Thursday, June 28, 2012


...or surrender. Which is it? It starts in our parish. "There is a point beyond which they must not advance."

See the post below. Listen to the message.

It is not up to our bishops.

It is up to us.

Tuesday, June 26, 2012

The Church Militant and the HHS Mandate

Listen hard. Twice. Now go forth and participate in the Festival for Freedom. Yes, I know this is technically about our nation, but it applies to spiritual matters as well. You cannot appease evil.

Saturday, June 23, 2012

Catholic Education

A provocative piece on the current state of Catholic education:

We are starting over

From the article:

"We have tied our religious education to the public school system of kindergarten and eight grades. The sacraments of First Communion and Confirmation have become graduation rituals, rites of passage, instead of the beginnings of a life of faith and commitment. We have turned sacrament into sacrilege. When you “get your sacraments” you’re “outta” there. (“Out of there” for those who don’t speak Chicagoan.) The Sacraments are an ending instead of a beginning. I can’t do this anymore. I believe it is morally wrong. The last time I brought this problem up, angry parents called the bishop. I remember one agitated parent who railed at me for questioning his Catholicism. He said that he was perfectly good Catholic. He went to Mass every single Easter and every single Christmas without fail.

When I realized that Eastern Rite Catholics from the Middle East don’t have Communion and Confirmation classes, a light went on in my head. They receive first Communion and Confirmation when they are Baptized, even if they are infants. They have religious education for the rest of their lives and, consequently, they have a spiritual life. They are prepared for the Sacrament of Penance, but not for Communion and Confirmation. The result is that they have a vibrant spiritual like that they have maintained in the face of 1,300 years of unremitting persecution. In this country, we can’t manage a religious life because we are up against team sports."

Faith and Hope in 1972

I was too young to have any memory of Tropical Storm Agnes roaring into the Corning-Painted Post community in June 1972. But I grew up hearing all the stories from my relatives, residents of the devastated Northside. To this day, I cannot comprehend the shock the community must have felt when the Chemung River exploded over its banks. Eighteen people died, primarily because it all happened so fast. And then there were months of recovery - people lived in trailers or with relatives while they salvaged their homes amidst the endless mud. I’ve always been impressed with how they held on to their faith and community spirit in likely the worst time of their lives.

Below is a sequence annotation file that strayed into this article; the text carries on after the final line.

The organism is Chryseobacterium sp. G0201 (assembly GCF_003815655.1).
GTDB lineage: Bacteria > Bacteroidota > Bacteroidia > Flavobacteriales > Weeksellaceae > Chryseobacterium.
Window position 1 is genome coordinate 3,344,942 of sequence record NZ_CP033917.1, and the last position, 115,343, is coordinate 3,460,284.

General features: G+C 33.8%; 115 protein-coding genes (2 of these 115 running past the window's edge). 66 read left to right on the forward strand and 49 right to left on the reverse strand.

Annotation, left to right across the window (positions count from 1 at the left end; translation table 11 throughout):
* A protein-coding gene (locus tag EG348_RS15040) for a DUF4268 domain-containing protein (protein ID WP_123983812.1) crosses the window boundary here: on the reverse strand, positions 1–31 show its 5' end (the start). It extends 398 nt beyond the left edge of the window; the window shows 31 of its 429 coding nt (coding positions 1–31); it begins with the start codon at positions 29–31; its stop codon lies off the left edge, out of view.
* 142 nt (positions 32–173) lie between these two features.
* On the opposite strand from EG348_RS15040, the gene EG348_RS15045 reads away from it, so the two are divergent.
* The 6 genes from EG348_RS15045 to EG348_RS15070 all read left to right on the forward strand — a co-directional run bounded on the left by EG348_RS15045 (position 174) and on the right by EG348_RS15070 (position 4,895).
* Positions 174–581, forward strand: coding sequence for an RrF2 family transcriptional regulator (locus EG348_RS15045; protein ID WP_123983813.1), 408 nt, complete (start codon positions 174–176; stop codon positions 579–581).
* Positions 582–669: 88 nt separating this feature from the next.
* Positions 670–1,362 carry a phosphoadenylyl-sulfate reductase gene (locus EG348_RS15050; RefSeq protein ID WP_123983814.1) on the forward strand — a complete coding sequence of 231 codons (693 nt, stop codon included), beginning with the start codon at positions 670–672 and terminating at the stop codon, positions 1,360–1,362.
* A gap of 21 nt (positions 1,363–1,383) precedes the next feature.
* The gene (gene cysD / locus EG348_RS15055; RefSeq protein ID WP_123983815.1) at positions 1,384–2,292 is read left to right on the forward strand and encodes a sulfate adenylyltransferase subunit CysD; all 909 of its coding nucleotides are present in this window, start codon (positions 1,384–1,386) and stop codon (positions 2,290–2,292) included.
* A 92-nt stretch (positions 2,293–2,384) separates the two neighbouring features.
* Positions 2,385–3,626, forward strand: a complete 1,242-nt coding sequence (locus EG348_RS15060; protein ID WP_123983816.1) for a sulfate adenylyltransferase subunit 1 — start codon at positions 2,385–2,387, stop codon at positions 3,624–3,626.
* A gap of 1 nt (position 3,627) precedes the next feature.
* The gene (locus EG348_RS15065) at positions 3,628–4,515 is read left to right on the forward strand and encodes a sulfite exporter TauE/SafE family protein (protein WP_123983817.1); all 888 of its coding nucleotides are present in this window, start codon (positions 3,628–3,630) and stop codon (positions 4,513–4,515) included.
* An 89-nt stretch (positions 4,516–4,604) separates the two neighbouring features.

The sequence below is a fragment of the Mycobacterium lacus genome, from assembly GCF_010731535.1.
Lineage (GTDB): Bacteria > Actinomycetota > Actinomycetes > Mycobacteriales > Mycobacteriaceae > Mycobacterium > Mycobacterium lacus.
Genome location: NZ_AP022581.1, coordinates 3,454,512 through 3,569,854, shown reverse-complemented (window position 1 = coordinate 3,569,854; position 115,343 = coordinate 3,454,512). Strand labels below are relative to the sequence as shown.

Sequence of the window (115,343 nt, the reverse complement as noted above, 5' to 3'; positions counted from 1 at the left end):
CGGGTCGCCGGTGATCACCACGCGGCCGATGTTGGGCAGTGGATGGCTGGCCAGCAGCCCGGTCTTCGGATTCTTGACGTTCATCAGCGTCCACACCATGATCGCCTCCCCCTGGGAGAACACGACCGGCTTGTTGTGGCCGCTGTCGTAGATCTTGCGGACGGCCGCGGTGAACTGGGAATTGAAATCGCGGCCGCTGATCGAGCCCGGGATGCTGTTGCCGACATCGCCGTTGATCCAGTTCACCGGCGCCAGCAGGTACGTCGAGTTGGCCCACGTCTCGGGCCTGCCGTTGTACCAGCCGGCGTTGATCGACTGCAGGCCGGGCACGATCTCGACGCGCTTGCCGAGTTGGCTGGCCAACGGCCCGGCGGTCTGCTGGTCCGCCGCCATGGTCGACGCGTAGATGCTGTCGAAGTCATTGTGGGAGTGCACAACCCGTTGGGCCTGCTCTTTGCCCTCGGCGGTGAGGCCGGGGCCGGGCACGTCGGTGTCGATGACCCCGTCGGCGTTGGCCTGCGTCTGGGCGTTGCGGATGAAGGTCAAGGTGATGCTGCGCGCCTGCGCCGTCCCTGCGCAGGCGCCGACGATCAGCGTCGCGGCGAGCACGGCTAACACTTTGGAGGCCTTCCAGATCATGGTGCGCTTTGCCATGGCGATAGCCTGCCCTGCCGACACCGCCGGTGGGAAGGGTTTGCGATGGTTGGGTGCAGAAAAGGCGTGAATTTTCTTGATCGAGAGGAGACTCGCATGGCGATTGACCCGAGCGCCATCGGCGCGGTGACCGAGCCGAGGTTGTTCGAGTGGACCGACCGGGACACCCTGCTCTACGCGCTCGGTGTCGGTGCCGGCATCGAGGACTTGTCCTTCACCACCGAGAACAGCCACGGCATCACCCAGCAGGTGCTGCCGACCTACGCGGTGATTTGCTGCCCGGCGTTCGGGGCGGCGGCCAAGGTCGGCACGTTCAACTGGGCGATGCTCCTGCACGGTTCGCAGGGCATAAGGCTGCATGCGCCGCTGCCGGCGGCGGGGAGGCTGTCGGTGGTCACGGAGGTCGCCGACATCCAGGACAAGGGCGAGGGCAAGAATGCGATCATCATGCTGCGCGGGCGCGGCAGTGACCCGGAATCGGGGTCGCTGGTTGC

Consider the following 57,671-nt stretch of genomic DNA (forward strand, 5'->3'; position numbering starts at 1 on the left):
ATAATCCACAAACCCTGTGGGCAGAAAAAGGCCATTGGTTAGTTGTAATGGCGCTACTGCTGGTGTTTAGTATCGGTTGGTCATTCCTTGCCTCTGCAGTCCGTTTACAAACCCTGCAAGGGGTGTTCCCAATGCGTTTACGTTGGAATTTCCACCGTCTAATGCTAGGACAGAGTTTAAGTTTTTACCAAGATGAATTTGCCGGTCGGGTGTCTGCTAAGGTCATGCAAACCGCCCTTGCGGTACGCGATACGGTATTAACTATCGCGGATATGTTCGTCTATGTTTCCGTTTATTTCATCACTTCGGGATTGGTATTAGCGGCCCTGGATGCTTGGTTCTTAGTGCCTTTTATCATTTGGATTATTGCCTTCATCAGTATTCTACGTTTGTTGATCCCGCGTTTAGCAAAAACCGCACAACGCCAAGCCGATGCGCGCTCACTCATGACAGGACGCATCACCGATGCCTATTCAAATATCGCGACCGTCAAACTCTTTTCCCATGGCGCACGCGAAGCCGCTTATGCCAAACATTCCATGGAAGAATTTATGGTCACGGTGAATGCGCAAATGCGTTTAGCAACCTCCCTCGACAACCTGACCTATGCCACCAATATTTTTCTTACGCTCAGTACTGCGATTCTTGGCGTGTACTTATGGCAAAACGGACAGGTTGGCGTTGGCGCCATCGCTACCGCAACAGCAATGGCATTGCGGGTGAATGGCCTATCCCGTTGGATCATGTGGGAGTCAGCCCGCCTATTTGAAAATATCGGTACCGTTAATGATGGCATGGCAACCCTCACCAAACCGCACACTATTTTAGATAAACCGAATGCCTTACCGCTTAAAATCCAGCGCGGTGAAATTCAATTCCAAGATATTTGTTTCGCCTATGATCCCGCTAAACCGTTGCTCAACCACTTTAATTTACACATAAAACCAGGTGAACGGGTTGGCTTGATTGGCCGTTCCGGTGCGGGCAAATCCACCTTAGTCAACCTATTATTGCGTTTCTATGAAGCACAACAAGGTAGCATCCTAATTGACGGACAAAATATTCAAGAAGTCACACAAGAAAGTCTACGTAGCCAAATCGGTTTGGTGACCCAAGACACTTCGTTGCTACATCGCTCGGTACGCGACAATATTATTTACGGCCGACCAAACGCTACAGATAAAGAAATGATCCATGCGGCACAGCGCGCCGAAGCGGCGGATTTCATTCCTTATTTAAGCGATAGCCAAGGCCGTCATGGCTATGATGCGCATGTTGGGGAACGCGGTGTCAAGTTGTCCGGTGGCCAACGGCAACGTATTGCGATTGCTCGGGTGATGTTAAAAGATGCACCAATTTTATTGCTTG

As I attended St. Vincent de Paul’s parish school, I also learned the story of the parish during the Flood of ‘72. On Thursday night, June 22, St. Vincent de Paul’s eighth graders were celebrating their graduation with their families in the school hall. But by 11:00 p.m., Fr. Elmer J. Schmidt, associate pastor, was telephoning parishioners who lived near the dikes, telling them they were welcome to spend the night in the school. About 105 people did.

Imagine the fear people felt when the Corning Glass Works whistle blew at 5:00 a.m. on June 23. Picture parishioners fleeing to the second floor of the school and gathering in the dim corridor for general absolution. Yet in that unreal situation, they were among friends. They could draw strength from each other and from their priests – Fr. Schmidt and Fr. Joseph Hogan, pastor. They were a parish. In the months ahead, they would need each other more than ever.

There is one parting image that Fr. Hogan shared with us students many times. It was his favorite part of the flood story. On Saturday, June 24, it was time to face the damaged church. So he braced himself for the devastation inside and opened the church’s front door. Standing before him in greeting was the statue of St. Vincent de Paul. The water had carried it from its spot in the front, left side of the church (where it still is today), all the way to the back. In that moment, he felt a little less overwhelmed, a little more hopeful. He knew the parish was going to be all right. -- Susan M